2.3 Result Module
The Result Module is responsible for retrieving and integrating the search results from the user's request. It performs searches within the domain knowledge base (documents, terms and links repository). It also takes care of results rating and refining with the user preferences implemented within the User Agent. Result module updates the status of the course assignments and topics progress. It works with Concept Map and Document Agents, which are generating set of result terms and documents for the users query. This module can work also with other external and internal agents, whose tasks are domain knowledge related. Course structure is also maintained within this module. The result module communicates with other system entities via the User Agent. It receives its input from the Result Composer, who is responsible for the integration of the result set from all the agents in this module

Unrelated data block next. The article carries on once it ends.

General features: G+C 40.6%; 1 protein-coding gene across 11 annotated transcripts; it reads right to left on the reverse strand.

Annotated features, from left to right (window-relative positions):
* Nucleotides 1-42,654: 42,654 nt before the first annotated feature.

2.4 User Agent
User Agent is the central communication entity in AIMS system. User Agent contains strategies for User Model maintenance, information collection, and processing of user information from the GUIs to the agent pools. It receives the integrated user input from the Information Processor and distributes it respectively to Query and Result Modules. It also realises the communication of the system with the External World.
3. Conclusions and future perspectives
The topic of the reported research is the study of agent-based information management in dynamic and complex information environments, where the focus is on effective search in and use of complex information domains.